Note from Professor Lowe,
The following is taken from J.E Gordon’s book, Structures, or why things don’t fall down. I can’t help thinking it has lessons for globalisation. I particularly like the last sentence, which has an unintended application to politics and economics and to many complex systems.
“A much better-known accident of this type, in which a great many lives were lost, occurred with the troopship Birkenhead. This iron steamship had started life as a warship in 1846 with adequate strength and well supplied with continuous water-tight bulkheads. When she was converted into a troopship, however, the War Office insisted that very large openings should be cut in the transverse water-tight bulkheads so as to give more light and air and apparent space for the troops.
In 1852, the Birkenhead was dispatched to India, by way of the Cape, with 648 persons on board, including twenty women and children. By an error of pilotage, the ship struck an isolated rock about four miles off the South African coast. The vessel was badly holed forward, and, since the bulkheads had been cut away, all the troop-decks in the forward part of the ship were flooded so quickly that many of the troops were drowned as the lay in their hammocks (the time being 2 a.m.).
Under the weight of the incoming water the flooded fore-part of the ship broke off and sank almost immediately, leaving the survivors crowded into the after-part, which sank more slowly. It was dark, the sea was full of sharks and the life-boats were inadequate. The troops behaved with great courage and discipline, smartly fallen in on the after-deck, while the women and children were sent ashore in such boats as there were. All of the women and children were saved, but only 173 men survived: the rest were drowned or eaten by sharks.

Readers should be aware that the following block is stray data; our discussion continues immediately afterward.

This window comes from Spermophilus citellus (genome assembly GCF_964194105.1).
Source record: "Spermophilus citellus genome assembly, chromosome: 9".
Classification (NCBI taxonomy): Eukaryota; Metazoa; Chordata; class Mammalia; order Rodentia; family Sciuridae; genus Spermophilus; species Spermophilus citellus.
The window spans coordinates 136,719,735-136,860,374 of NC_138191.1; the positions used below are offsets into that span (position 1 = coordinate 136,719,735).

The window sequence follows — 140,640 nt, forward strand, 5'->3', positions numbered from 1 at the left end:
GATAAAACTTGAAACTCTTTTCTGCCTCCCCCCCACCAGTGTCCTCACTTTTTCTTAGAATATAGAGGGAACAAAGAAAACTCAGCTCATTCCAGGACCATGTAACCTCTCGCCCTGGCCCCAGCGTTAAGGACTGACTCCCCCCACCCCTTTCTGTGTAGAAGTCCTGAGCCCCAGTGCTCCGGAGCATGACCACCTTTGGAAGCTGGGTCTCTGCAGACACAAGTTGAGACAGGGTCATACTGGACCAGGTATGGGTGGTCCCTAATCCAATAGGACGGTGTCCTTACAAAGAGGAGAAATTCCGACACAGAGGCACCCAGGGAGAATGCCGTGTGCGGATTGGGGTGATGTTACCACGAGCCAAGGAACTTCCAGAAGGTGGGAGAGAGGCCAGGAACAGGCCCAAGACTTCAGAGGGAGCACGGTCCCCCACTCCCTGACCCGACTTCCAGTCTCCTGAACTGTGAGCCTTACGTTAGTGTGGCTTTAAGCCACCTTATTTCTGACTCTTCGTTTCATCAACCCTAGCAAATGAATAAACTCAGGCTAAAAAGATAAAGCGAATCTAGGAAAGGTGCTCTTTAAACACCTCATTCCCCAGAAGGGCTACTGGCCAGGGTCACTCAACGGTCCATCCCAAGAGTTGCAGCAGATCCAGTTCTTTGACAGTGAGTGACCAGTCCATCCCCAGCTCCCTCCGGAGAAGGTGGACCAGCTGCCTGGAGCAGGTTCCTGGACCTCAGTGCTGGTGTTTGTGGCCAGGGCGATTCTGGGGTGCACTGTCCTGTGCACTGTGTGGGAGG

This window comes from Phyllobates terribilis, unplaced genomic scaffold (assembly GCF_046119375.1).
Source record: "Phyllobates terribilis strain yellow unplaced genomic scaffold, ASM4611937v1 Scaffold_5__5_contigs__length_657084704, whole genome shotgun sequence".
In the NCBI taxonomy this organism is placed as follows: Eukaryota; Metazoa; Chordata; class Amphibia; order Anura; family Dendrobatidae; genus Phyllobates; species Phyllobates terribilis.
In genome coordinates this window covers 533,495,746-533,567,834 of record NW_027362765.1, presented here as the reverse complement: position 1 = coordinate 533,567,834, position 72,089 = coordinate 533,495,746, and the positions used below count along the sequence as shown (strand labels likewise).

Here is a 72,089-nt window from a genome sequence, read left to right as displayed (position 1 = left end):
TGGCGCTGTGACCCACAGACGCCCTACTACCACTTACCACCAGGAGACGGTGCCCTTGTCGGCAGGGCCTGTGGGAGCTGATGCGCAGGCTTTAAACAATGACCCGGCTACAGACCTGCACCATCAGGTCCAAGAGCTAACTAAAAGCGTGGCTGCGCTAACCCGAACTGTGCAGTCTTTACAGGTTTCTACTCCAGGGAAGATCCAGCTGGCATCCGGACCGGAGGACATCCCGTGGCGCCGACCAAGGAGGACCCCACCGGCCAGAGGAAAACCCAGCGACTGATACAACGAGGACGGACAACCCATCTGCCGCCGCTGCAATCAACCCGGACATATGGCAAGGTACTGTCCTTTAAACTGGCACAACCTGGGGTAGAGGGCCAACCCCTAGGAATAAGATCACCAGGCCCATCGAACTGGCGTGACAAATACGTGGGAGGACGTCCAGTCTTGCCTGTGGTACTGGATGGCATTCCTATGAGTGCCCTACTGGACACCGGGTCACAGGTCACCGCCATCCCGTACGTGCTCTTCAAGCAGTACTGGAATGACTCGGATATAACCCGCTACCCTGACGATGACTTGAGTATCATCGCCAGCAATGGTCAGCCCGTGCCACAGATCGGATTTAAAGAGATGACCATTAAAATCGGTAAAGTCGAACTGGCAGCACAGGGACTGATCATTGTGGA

The most obvious effect of cutting holes in the bulkheads was, of course, that the various compartments in the ship flooded very rapidly, and this was undoubtedly the prime cause of the ship’s loss. Fewer lives might have been lost, however, if the ship had not broken in two, and this must be attributed, at least in part, to the weakening of the hull as a whole by cutting away the bulkheads on which its strength depended.
The loss of the Birkenhead immediately became famous as an example of discipline and heroism – deservedly so. When the news reached Berlin, the King of Prussia ordered the story to be read aloud to all units of his army, specially paraded for the purpose. But perhaps it would have been better still if he had instructed his War Office not to interfere with the structure of ships, a matter which soldiers do not always understand.” pp 347-348
Prof of Energy and Building Science
Bartlett School of Graduate Studies
University College London
1-19 Torrington Place
London WC1E 7HB
+44 (0)20 7679 5981
Note from Admin – the above disaster is an example of the effects of the Relevance Paradox, and lack of Tacit Knowledge networks, both of which the Claverton Network is designed to address in the Energy and Environmental sield.
See also Titanic Disaster article